This stuff is not black and white. It just can’t be. What is black and white/ right and wrong is that Sexual Abuse and Sexual Violence is never ok, and it is never under any circumstances right.

What is grey is in fact terribly dark… That is the silence that sits surrounding this topic. The shame and absolute fear so heavily laden on the shoulders of victims that the mere thought of speaking brings crippling anxiety and fear.

Lets change that… together.

 

For further support you can click HERE:

If you are in immediate danger, please call 000 in Australia. 

To report sexual abuse to police- please attend a Police Station or call 131444 for Policelink. (Australia)

To seek support or assistance you can contact me, www.kellyhumphries.com (I am a single entity who can offer advice, and personal coaching. I am not a psychologist or registered counsellor, but I am very approachable and happy to help. 

You can contact the Centre for Sexual Violence at http://www.casv.org.au and download any of their brochures and information, and likewise Bravehearts– https://bravehearts.org.au/

For internet related advice please contact The Carly Ryan Foundation http://www.carlyryanfoundation.com

 

What is IT? Sexual Abuse defined; but with a difference…

What is Sexual Abuse and Sexual Violence?

Well… I’m so glad you asked… and you did- thankyou. It goes without saying that we should get a few things straight if we are going to delve into sexual abuse and sexual violence and try to understand how and what to do when these awful things turn up in life. Makes sense to get the foundations right- right?

For Blog 1 What is sexual Violence

Before I start- if you are reading my blog for the first time, you can find a bit more about what I am doing, and who I am by clicking HERE. It is my heart to break cycles of Child trauma and abuse through education, empowerment, understanding and creating transformation. Why? Because every victim is one too many- it happened to me and if I can stop it happening to just one other child, or family, then I have done something good. One step at a time, one day at a time, together we can make a difference…

There are many areas to consider when trying to define sexual violence and abuse- so it is actually a little bit difficult to give a clear cut answer- but hey I’ll try.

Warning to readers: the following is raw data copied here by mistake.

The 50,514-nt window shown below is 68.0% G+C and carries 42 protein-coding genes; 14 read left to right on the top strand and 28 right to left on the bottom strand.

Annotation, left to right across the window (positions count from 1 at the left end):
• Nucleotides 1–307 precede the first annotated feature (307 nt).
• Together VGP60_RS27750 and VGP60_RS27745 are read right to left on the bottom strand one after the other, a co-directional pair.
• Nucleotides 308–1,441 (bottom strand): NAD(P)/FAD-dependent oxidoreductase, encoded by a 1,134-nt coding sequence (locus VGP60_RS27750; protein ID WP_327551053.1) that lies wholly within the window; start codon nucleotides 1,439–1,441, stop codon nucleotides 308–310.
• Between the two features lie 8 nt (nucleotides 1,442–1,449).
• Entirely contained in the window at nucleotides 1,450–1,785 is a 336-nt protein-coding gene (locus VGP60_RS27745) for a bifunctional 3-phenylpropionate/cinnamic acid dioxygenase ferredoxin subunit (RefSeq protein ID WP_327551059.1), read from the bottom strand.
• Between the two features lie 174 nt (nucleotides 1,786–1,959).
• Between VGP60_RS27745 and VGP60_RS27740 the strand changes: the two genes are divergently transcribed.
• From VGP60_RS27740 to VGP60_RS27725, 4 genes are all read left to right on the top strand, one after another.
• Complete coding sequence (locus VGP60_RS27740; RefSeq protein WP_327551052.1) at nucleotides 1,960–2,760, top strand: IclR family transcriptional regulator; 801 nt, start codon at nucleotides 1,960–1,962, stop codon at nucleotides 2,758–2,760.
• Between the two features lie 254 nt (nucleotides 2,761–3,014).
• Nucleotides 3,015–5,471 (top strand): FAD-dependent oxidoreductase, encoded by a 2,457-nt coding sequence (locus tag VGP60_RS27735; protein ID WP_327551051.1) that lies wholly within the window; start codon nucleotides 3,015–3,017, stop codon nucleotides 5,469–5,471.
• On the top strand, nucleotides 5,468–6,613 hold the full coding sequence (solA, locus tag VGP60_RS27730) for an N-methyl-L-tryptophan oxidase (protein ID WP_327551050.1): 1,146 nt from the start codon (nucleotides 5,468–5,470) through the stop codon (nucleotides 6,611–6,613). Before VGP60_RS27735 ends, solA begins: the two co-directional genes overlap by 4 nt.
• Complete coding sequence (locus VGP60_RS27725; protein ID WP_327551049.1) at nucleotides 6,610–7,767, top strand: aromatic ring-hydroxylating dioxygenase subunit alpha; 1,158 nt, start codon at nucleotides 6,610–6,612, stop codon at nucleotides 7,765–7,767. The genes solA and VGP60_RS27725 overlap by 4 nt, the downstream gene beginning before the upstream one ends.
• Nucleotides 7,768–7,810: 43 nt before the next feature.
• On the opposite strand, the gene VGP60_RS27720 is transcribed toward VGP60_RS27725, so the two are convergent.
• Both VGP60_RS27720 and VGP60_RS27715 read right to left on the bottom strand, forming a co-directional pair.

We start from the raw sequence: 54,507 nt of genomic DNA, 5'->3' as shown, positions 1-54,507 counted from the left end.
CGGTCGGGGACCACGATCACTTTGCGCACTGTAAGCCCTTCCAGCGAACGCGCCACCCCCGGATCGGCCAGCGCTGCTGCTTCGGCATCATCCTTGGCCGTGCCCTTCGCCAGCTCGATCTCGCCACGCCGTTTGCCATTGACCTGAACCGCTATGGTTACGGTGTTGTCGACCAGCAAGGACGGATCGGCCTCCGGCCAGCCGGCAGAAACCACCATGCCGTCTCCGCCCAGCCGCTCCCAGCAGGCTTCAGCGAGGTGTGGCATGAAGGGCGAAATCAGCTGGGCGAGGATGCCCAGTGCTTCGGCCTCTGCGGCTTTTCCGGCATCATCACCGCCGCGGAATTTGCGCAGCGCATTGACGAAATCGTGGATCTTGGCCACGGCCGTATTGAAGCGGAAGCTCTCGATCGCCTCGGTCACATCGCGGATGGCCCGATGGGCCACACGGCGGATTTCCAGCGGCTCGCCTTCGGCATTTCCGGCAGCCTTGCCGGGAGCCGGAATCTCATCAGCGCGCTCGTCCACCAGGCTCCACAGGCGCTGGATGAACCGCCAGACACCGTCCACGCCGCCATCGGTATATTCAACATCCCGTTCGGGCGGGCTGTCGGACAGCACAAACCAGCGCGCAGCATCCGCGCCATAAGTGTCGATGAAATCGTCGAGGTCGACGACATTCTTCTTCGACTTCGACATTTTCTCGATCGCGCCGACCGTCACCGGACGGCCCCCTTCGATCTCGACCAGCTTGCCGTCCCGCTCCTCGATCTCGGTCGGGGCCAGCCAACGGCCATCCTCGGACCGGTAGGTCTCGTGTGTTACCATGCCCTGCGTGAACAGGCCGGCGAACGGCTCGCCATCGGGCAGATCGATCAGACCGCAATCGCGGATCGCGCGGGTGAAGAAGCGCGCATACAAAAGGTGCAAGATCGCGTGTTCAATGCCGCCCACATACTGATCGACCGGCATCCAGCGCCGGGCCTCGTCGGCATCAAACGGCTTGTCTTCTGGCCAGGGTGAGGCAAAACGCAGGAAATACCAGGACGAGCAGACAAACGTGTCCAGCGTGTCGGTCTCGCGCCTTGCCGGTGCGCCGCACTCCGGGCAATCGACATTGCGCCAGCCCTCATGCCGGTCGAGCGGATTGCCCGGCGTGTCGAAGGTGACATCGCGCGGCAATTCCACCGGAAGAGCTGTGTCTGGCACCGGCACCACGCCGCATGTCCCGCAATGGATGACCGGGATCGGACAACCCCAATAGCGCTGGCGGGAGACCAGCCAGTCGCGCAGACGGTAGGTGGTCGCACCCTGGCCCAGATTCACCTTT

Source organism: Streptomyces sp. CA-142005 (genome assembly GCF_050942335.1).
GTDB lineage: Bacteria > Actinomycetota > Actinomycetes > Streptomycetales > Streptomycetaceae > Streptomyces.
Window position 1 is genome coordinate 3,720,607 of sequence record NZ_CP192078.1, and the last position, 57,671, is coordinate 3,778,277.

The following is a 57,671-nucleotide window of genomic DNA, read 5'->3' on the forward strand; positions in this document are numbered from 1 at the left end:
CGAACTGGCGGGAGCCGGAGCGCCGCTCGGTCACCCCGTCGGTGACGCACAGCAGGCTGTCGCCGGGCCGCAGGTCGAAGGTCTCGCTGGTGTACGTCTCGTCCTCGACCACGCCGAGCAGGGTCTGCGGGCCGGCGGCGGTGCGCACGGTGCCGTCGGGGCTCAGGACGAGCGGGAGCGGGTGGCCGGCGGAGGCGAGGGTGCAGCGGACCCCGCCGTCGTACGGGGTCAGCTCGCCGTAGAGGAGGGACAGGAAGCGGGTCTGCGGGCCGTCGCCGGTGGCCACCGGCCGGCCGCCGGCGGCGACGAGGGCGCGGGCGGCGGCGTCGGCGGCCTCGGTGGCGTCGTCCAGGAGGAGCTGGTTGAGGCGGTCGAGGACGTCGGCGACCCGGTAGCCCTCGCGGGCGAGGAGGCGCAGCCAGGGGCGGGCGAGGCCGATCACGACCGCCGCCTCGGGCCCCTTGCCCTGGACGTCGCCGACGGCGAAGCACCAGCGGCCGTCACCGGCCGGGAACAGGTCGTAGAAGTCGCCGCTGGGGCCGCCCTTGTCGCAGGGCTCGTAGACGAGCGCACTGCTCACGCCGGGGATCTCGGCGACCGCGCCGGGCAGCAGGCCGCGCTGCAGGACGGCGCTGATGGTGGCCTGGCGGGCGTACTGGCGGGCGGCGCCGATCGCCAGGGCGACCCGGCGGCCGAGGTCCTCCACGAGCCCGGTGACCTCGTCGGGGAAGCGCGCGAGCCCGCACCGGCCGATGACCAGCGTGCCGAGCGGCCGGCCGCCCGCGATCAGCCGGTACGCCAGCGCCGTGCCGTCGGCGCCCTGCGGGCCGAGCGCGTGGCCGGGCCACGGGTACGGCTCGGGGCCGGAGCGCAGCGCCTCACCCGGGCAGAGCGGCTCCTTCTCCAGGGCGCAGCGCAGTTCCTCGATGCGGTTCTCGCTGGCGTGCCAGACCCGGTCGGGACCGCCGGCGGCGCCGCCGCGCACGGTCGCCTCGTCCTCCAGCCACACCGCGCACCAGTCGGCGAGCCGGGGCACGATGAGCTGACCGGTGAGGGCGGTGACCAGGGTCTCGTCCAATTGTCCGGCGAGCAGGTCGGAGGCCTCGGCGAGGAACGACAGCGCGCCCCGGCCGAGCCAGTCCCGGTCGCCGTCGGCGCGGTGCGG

There are many avenues of violation that can occur and it is for that reason some people, organisations and certain areas of governments may place sexual abuse and assault under the banner of Sexual Violence– to make it easier.

The scope of sexual violence can stretch to include child pornography, making Child Exploitation Material (that is existing both in the home and in an online space), Incest, Rape, or any sexual act, innuendo or the like committed against any person (Adult or Child) without consent.

Additionally, we cannot forget Internet crimes which account for a large percentage of the statistics, whether it be a initial online meeting – followed up by meeting in person to conduct a sexual act, showing of images which include pornography or demanding a child perform sexual acts over the internet, or grooming (to name a few). For our teens, a majority of our young people think that sending a nude pic over their phone or being made to send a nude pic is now a ‘normal’ element of dating- or even an expectation if you are going to ‘go out’ with someone.

There are teens (and even adults) whose ideas of healthy relationships involve violent sex and raping a girl or on the odd occasion a girl forcing a guy because of what they see online. The victims, both male and female are either uninformed or too afraid to report what is happening. I want to make sure we know that none of this is okay!

On the more extreme side of this are things there are horrific stories of sex trafficking, child pornography rings, human trafficking and sex slavery. These are all real issues and have or do occur at some level in Australia and across the world. (topic for another day!) Essentially, Sexual Violence itself is very broad and essentially can be covered in one sentence- Sexual Violence is basically anything of a sexual nature where consent cannot be given, or is not given.

Defined: So while the term is very broad- If we want to get technical about Sexual Violence there is a great definition in the Miller-Keane Encyclopedia and Dictionary of Medicine, Nursing and Allied Health…

Sexual Abuse any act of a sexual nature performed in a criminal manner, as with a child or with a non-consenting adult, including rape, incest, oral copulation, and penetration of genital or anal opening with a foreign object. The term also includes lewd or lascivious acts with a child; any sexual act that could be expected to trouble or offend another person when done by someone motivated by sexual interest; acts related to sexual exploitation, such as those related to pornography, prostitution involving minors, or coercion of minors to perform obscene acts.” {Including over the internet}